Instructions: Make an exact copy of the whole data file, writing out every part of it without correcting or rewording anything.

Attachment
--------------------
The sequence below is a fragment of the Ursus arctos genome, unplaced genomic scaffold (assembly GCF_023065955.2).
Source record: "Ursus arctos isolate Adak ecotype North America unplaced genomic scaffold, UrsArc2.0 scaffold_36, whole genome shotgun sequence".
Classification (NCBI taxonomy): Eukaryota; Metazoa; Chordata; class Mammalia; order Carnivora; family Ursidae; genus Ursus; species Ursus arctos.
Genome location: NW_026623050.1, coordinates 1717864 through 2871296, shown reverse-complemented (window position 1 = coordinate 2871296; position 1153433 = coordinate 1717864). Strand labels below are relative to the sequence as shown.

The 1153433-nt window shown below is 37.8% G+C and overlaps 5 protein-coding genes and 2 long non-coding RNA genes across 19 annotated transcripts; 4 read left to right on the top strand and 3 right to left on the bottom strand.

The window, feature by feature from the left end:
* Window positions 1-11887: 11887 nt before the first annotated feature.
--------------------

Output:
The sequence below is a fragment of the Ursus arctos genome, unplaced genomic scaffold (assembly GCF_023065955.2).
Source record: "Ursus arctos isolate Adak ecotype North America unplaced genomic scaffold, UrsArc2.0 scaffold_36, whole genome shotgun sequence".
Classification (NCBI taxonomy): Eukaryota; Metazoa; Chordata; class Mammalia; order Carnivora; family Ursidae; genus Ursus; species Ursus arctos.
Genome location: NW_026623050.1, coordinates 1717864 through 2871296, shown reverse-complemented (window position 1 = coordinate 2871296; position 1153433 = coordinate 1717864). Strand labels below are relative to the sequence as shown.

The 1153433-nt window shown below is 37.8% G+C and overlaps 5 protein-coding genes and 2 long non-coding RNA genes across 19 annotated transcripts; 4 read left to right on the top strand and 3 right to left on the bottom strand.

The window, feature by feature from the left end:
* Window positions 1-11887: 11887 nt before the first annotated feature.